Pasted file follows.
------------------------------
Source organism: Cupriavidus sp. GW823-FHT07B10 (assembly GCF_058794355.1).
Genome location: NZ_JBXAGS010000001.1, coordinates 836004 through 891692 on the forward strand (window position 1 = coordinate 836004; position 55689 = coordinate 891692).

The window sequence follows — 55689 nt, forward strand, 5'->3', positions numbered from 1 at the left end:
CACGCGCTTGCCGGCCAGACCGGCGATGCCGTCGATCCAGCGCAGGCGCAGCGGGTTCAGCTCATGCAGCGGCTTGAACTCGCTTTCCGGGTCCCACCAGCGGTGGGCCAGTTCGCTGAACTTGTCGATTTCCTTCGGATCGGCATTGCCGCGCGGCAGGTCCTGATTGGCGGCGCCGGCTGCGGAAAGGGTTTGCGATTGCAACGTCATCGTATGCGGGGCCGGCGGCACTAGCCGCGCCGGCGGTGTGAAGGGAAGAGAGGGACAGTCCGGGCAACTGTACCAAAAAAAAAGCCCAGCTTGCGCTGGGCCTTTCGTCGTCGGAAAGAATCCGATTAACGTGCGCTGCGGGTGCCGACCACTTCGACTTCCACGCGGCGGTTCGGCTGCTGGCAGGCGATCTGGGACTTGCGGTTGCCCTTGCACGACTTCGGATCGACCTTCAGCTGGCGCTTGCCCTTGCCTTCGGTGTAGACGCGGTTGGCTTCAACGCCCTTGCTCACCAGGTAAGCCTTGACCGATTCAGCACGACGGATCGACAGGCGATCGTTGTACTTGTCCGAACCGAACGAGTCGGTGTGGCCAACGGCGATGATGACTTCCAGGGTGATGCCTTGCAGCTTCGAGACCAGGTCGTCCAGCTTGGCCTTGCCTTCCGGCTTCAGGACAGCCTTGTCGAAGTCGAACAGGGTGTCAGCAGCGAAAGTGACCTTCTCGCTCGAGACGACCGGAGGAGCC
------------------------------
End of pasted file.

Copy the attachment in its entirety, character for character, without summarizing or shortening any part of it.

Source organism: Cupriavidus sp. GW823-FHT07B10 (assembly GCF_058794355.1).
Genome location: NZ_JBXAGS010000001.1, coordinates 836004 through 891692 on the forward strand (window position 1 = coordinate 836004; position 55689 = coordinate 891692).

The window sequence follows — 55689 nt, forward strand, 5'->3', positions numbered from 1 at the left end:
CACGCGCTTGCCGGCCAGACCGGCGATGCCGTCGATCCAGCGCAGGCGCAGCGGGTTCAGCTCATGCAGCGGCTTGAACTCGCTTTCCGGGTCCCACCAGCGGTGGGCCAGTTCGCTGAACTTGTCGATTTCCTTCGGATCGGCATTGCCGCGCGGCAGGTCCTGATTGGCGGCGCCGGCTGCGGAAAGGGTTTGCGATTGCAACGTCATCGTATGCGGGGCCGGCGGCACTAGCCGCGCCGGCGGTGTGAAGGGAAGAGAGGGACAGTCCGGGCAACTGTACCAAAAAAAAAGCCCAGCTTGCGCTGGGCCTTTCGTCGTCGGAAAGAATCCGATTAACGTGCGCTGCGGGTGCCGACCACTTCGACTTCCACGCGGCGGTTCGGCTGCTGGCAGGCGATCTGGGACTTGCGGTTGCCCTTGCACGACTTCGGATCGACCTTCAGCTGGCGCTTGCCCTTGCCTTCGGTGTAGACGCGGTTGGCTTCAACGCCCTTGCTCACCAGGTAAGCCTTGACCGATTCAGCACGACGGATCGACAGGCGATCGTTGTACTTGTCCGAACCGAACGAGTCGGTGTGGCCAACGGCGATGATGACTTCCAGGGTGATGCCTTGCAGCTTCGAGACCAGGTCGTCCAGCTTGGCCTTGCCTTCCGGCTTCAGGACAGCCTTGTCGAAGTCGAACAGGGTGTCAGCAGCGAAAGTGACCTTCTCGCTCGAGACGACCGGAGGAGCC